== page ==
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    Soldiers and airmen take trip down memory lane to the Civil Rights Movement

    Soldiers and airmen take trip down memory lane to the civil rights movement

    Photo By Sgt. 1st Class Howard Reed | Soldiers of the 505th Quartermaster Battalion re-enact the actions of Rosa Parks...... read more read more



    Story by Sgt. 1st Class Howard Reed 

    10th Regional Support Group

    KADENA AIR BASE, Japan – Soldiers, airmen, civilians and family members gathered to observe African-American Heritage Month March 1 at the Keystone Theater, Kadena Air Base.

    The event, hosted by the 505th Quartermaster Battalion, included song, dance and poetry highlighted by Rosa Parks’ actions at the start of the civil rights movement. Parks refused to give up her seat on a bus to a white passenger in 1955 in Montgomery, Ala.

    First Sgt. Federrica Virtue, first sergeant of Headquarters and Headquarters Company, 505th QM Battalion, said soldiers of the unit pulled together to make this year’s observance special.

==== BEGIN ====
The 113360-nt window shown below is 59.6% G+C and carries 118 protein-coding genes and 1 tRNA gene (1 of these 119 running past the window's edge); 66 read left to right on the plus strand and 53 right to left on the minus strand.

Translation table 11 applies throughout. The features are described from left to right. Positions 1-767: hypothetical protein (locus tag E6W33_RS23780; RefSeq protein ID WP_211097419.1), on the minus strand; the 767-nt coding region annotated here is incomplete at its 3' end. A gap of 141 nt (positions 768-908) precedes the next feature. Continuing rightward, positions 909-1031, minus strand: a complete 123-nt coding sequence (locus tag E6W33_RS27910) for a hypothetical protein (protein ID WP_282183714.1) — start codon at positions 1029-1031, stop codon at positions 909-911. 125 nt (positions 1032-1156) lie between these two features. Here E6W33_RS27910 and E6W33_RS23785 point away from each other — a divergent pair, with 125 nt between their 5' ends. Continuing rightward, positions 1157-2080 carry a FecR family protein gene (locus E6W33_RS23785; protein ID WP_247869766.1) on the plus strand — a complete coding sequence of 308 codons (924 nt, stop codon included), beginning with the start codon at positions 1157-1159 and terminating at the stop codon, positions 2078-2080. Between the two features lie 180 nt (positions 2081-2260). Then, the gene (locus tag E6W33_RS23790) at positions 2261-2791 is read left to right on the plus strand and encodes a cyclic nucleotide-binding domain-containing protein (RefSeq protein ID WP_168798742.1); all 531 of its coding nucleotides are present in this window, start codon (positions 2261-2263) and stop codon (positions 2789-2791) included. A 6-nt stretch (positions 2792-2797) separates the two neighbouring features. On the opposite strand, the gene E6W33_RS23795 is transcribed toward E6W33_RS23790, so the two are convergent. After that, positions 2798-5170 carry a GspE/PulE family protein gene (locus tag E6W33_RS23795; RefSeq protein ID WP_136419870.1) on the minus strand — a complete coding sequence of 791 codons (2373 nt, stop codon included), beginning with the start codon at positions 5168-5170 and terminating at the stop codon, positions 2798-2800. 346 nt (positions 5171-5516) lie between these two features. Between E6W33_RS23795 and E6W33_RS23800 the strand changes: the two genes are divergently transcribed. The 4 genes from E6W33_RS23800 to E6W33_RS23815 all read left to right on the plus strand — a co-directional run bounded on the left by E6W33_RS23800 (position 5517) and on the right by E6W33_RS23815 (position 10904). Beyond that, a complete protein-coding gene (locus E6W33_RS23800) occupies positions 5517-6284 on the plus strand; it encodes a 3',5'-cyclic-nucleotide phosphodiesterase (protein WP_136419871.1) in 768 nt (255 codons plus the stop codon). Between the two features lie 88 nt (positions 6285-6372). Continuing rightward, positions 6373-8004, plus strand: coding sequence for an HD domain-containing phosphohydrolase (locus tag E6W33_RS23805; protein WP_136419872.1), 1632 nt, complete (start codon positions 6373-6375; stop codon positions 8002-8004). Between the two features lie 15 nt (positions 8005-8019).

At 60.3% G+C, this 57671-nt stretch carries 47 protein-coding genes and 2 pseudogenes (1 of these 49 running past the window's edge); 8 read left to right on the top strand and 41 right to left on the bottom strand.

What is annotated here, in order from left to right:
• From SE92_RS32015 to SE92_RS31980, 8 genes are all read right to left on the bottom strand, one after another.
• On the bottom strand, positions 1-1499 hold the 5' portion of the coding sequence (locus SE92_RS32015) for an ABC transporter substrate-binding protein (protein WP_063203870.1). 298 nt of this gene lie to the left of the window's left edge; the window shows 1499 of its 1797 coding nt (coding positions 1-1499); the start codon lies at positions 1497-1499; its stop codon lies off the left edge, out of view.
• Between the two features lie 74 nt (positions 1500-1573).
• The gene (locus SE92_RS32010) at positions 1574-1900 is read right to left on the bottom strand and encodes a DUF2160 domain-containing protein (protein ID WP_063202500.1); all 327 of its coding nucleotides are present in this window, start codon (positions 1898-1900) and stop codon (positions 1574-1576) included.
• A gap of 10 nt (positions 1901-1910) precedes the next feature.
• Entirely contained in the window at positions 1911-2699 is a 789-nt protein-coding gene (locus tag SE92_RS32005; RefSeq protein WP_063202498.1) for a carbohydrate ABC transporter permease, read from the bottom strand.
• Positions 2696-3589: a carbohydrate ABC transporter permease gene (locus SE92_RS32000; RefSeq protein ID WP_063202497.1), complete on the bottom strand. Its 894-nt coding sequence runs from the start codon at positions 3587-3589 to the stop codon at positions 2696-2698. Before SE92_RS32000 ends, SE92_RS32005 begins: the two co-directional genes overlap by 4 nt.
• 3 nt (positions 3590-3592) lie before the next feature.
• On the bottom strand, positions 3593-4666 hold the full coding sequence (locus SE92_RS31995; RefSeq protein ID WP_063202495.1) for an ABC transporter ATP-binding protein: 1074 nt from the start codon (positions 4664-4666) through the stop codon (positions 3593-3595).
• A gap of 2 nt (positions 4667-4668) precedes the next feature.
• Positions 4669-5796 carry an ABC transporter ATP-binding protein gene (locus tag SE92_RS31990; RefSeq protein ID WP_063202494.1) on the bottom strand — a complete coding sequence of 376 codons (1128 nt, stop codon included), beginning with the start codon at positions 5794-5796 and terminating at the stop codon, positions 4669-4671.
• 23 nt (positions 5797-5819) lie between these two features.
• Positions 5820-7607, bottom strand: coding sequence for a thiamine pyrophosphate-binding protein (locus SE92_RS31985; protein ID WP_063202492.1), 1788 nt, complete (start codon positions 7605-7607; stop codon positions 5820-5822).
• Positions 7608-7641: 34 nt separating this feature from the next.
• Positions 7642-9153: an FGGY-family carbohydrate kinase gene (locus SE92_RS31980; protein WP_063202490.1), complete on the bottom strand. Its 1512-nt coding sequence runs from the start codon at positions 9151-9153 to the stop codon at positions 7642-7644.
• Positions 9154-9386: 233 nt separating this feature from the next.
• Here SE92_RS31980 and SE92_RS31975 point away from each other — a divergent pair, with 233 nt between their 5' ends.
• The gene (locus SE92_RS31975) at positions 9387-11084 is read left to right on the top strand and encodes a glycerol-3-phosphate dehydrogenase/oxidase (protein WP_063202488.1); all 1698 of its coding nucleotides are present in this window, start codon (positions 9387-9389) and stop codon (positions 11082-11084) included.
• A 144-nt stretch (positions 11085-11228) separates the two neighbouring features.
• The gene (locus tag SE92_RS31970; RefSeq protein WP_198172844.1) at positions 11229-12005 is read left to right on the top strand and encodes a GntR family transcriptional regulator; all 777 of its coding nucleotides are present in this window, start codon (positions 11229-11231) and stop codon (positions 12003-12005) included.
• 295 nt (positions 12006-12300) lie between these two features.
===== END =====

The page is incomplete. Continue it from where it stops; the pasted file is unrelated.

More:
“At some point during the preparation, it transcended military obligation and became personal. The unit as a family poured out their hearts into this event to ensure it would be well-remembered.” explained Virtue.

    Virtue explained the unit wanted to leave its mark on Okinawa as the event served as the unit’s last observance due to an upcoming unit inactivation in the middle of March.

    “As with each “last activity” we encounter the finality is bitter sweet, sweet because the program was a huge success and bitter because it was the team’s last observance” said Virtue.

    Air Force chaplain Capt. Onyema G. Okorie, unit chaplain, 18th Wing Operations Group, Kadena Air Base, was the guest speaker during the observance. The highlight of Okorie’s speech detailed two key African-American history events: the Emancipation Proclamation and the march on Washington, D.C.

    “The proclamation and the march on Washington, D.C., revealed that it took persons of good will, of moral integrity and of conviction to hear those voices and cries deep in the recesses of their hearts and minds. The result, it finally mustered the courage to start speaking against oppression and brutality,” explained Okorie.

    Okorie told the audience it’s important to remember the accomplishments of people like Rosa Parks and others who paved the way for the civil rights movement that ultimately changed American history forever.

    “Each year our nation invites us during the month of February to recall and be mindful of the journey, struggles and accomplishments of black Americans. We recognize and celebrate the contributions of African Americans in building our nation into the great nation it is today.”



    Date Taken: 03.01.2013
    Date Posted: 03.05.2013 22:20
    Story ID: 102969

    Web Views: 34
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